COVER STORY sports gambling (copy)

A view of Bennett Avenue in Cripple Creek in August. Sports gambling will arrive here soon and other Colorado gambling destinations.

By David Ramsey

When watching TV ads for Colorado casinos, expect to see happy adults. They have, of course, just won a bundle of cash. They celebrate the wondrous and bountiful joys of gambling. It all looks so fun, so clean, so easy.

First time I walked into a casino was 1987. Back then, it was difficult to find a House of Gambling. I was in Atlantic City, and had not even made it to the gambling floor before stepping into an exceedingly ugly scene.

A couple from Philadelphia were, at times, sobbing and, at more times, shouting at each other at high volume. They had lost several thousand dollars, and it was money they obviously could not afford to throw away. Each blamed the other for the foolishness.

“Why didn’t you stop me!” the man bellowed. “Why did you even start!” the woman responded.

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It was intense. It was ugly. It was the reality you never see in those TV ads.

Sports gambling is on its way to Colorado. Interest in gambling will multiply. Soon, you can — legally — bet on the Broncos, Nuggets, Avs and Rockies! This means the state will be blessed with fresh revenue for good works. The greater good will be served by the vice of sports wagering, expected to hit Colorado by May 1.

But what about those who pay for that greater good? Meals will be missed. Cars repossessed. Couples will shout and cry. The disciplined among us will gamble now and then and never stray beyond our means in placing wagers. Meanwhile, the undisciplined and gambling addicted among us will see hard-earned money placed in peril, and they will do this placing by their own hands.

When Supreme Court Justice Samuel Alito announced the overturn of a federal ban on gambling in 2018, he wrote: “Opponents contend that legalizing sports gambling will hook the young on gambling, encourage people of modest means to squander their savings and earnings.”

Um, those aren’t contentions. Those are facts.

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I understand the upside of legalized sports gambling. It will create more jobs. It will generate taxes. It will divert money from sleazy criminal types to our state’s coffers. The congressional National Gambling Impact Study Commission estimates legalized sports gambling will become $400 billion annual national business.

But, please, remember most of that $400 billion will arrive via losses by Americans, many needy. I understand the fun and temptation of sports gambling. Vegas contends, say, that Army is a 15.5-point football underdog to Air Force, and this spread comes after Army has defeated Air Force twice in a row, including a 21-0 shutout in 2017 at Falcon Stadium.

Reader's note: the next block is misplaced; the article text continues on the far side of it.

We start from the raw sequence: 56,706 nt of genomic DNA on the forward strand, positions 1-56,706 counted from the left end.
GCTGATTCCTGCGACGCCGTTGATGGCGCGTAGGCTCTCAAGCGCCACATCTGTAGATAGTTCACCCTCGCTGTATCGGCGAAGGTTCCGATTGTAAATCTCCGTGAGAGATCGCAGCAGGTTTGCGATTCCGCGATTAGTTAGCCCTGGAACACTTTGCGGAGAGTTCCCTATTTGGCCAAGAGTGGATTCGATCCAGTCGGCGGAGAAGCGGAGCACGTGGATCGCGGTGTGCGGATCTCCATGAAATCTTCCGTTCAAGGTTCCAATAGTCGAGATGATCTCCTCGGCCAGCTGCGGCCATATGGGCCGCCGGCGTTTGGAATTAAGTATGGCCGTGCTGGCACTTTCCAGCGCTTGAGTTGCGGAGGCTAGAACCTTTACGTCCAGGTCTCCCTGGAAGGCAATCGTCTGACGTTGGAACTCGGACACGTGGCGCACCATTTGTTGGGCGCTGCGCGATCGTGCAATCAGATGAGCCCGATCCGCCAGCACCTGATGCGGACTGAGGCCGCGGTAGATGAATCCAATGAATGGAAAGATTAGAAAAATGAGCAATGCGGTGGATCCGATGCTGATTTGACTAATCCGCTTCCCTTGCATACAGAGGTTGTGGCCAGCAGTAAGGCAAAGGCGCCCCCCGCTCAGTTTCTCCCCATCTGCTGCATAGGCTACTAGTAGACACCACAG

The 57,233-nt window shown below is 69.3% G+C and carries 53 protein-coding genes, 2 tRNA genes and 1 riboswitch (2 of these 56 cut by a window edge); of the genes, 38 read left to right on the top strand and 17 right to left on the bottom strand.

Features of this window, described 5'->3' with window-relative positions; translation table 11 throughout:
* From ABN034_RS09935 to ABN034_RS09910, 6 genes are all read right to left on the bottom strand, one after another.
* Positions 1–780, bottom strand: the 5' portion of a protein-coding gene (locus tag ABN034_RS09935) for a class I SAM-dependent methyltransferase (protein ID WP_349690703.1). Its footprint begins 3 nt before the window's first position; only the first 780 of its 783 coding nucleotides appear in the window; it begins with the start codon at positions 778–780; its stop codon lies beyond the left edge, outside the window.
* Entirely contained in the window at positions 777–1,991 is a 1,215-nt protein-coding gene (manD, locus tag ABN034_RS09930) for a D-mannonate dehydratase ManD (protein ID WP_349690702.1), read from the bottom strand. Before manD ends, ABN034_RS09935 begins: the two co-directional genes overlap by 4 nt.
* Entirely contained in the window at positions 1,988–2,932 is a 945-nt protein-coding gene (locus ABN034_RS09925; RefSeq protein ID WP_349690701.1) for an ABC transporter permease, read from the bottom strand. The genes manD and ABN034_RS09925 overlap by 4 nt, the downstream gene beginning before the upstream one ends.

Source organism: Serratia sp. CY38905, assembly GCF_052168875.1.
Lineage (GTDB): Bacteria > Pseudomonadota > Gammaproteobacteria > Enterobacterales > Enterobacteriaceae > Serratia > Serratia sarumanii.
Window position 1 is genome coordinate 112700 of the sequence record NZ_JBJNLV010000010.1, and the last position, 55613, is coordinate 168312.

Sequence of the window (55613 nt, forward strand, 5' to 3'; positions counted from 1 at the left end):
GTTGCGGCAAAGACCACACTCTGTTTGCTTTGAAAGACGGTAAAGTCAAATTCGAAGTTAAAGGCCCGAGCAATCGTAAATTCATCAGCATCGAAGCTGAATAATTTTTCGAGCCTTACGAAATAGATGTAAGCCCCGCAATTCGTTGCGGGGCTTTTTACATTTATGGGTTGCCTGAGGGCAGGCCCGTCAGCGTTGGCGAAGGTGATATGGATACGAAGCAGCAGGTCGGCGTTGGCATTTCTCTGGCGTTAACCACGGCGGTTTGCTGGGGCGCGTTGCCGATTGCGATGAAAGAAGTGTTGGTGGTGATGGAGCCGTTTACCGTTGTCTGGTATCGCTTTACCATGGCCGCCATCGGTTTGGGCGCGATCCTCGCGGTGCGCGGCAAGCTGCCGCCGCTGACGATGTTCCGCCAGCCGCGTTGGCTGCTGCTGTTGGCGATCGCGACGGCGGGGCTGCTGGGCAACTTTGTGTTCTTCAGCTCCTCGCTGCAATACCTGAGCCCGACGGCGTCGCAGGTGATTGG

It’s easy money, right? Well, in this specific case, yes, it was easy money. Army easily covered the spread Nov. 2 and nearly marched out of Colorado Springs with a victory. If you bet big money on Army in Vegas, you took home big money. Yes, uplifting, profitable things occasionally happen in Sin City.

But those oddsmakers usually select their point spreads with eerie accuracy. You might win big on certain days, but in the long run you will lose to the brainiacs who devise point spreads.

Here’s the secret to the gambling industry. When a friend travels to Cripple Creek to gamble and wins a few hundred dollars, you’re going to hear about it. A lot about it.

But when a friend gets sizzled at Cripple Creek, you won’t hear about it. At all.

This mixture of loud and silent explains those huge, glittering buildings in Vegas.

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Legal sports gambling soon will dwell among us. We the People transformed sports gambling to legality with our votes. (Yes, it was an oh-so-close vote.) The march of gambling from sleazy thing we kept in a corner in Vegas and Atlantic City to a mass-accepted part of our lives is nearly complete. Gambling traveled from our secret closet to our living room. Gambling won. And some of us will lose big.

We must find a way to shout above those smiley ads that portray gambling only as fun and games. We must let the young, vulnerable and gullible realize the house usually wins.

That means you usually lose.

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